Co-authored by Adriana Benedict and Tiffany Jang
The U.S. Patent and Trademark Office (USPTO) and European Patent Office (EPO) have been granting patents on isolated human DNA since the early 1980s. Many countries have followed their lead.
More than three decades later, the U.S. has become the first country to reject the patent eligibility of isolated DNA following last week’s Supreme Court ruling in Ass’n of Molecular Pathology v. Myriad Genetics. Will its opinion have any global ripple effects?
The USPTO has promoted harmonization with its standards of patentability through training and technical assistance programs since 1985. USPTO patent standards have spread in part due to a partnership established between the USPTO, EPO and Japanese Patent Office (JPO) in 1983. As noted by the Australian Law Reform Commission, in 1988, these Trilateral Offices issued a joint statement explaining that
Purified natural products are not regarded as products of nature or discoveries because they do not in fact exist in nature in an isolated form. Rather, they are regarded for patent purposes as biologically active substances or chemical compounds and eligible for patenting on the same basis as other chemical compounds.
In response to some uncertainty regarding claim drafting for isolated DNA sequences, the USPTO Manual of Patent Examination and Procedures was updated in 1990 to provide clear guidelines to this effect. Similarly, the JPO’s Implementation Guidelines for Inventions in Specific Fields explicitly provides that isolated genes are patentable; and in the E.U., isolated DNA is patentable under Biotechnology Directive 98/44/EC (although patents on isolated DNA may only be issued in the E.U. if the inventor can show that the genetic sequence exhibits surprising or unexpected properties). Importantly, the European Commission was influenced by the U.S.’s acceptance of gene patents in its deliberations leading up to the directive. When it proposed the Biotechnology Directive in 1988, it noted:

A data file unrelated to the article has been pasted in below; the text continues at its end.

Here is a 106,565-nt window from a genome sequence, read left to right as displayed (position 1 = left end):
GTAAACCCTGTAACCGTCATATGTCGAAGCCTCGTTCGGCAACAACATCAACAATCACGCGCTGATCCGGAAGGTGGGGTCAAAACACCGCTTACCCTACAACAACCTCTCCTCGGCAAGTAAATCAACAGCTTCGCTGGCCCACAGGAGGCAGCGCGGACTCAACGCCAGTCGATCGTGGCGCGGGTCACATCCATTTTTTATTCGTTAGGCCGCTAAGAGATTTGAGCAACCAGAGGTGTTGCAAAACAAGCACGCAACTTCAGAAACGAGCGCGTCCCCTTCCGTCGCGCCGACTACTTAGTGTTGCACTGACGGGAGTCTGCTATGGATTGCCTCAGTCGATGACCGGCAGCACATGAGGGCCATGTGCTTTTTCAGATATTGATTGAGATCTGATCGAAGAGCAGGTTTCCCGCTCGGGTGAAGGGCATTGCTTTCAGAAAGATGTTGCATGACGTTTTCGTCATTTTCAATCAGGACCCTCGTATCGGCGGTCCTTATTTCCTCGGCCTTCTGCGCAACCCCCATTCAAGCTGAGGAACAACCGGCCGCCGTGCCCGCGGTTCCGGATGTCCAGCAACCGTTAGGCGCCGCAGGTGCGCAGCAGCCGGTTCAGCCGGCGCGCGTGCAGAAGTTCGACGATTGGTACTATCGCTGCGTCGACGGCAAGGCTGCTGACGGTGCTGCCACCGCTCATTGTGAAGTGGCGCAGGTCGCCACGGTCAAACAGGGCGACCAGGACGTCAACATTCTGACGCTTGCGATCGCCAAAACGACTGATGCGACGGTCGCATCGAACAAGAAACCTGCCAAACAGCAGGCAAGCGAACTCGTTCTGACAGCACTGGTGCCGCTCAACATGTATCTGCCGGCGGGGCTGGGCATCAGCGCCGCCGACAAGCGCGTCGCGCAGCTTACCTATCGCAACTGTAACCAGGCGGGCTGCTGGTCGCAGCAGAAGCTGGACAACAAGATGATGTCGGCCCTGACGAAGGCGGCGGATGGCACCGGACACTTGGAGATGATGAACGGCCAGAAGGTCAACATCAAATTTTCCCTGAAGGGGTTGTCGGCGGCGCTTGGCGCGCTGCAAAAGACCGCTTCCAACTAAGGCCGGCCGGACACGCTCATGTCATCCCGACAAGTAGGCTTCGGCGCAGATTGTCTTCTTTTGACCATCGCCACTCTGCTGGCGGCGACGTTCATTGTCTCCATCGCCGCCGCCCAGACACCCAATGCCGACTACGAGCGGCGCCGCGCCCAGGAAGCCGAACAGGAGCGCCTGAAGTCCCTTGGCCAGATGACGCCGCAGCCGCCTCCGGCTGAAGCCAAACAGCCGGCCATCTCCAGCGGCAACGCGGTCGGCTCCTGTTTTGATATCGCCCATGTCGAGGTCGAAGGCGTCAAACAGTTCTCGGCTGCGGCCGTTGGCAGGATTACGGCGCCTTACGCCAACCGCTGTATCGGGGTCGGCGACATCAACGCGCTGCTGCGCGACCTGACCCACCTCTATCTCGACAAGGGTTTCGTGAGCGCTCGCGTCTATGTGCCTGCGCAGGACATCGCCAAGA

[W]hereas the two leading nations in biotechnology, the United States of America and Japan, have been able continuously to adapt their patent protection according to the latest needs of industry, science and consumers, the Member States, representing comparable potential of intellectual manpower and capital, are immobilized by a not yet completed and . . . outdated legal framework.
Other countries have followed suit. Isolated DNA sequences are patent eligible in Canada as biomolecules, and the Intellectual Property Office of Singapore recognizes patents on genes, in accordance with Howard Florey Institute [Relaxin]. In February of this year, the Federal Court of Australia held that isolated DNA is patentable under the Statute of Monopolies because it embodies a chemical compound, and thus is a “manner of manufacture,” rather than genetic information.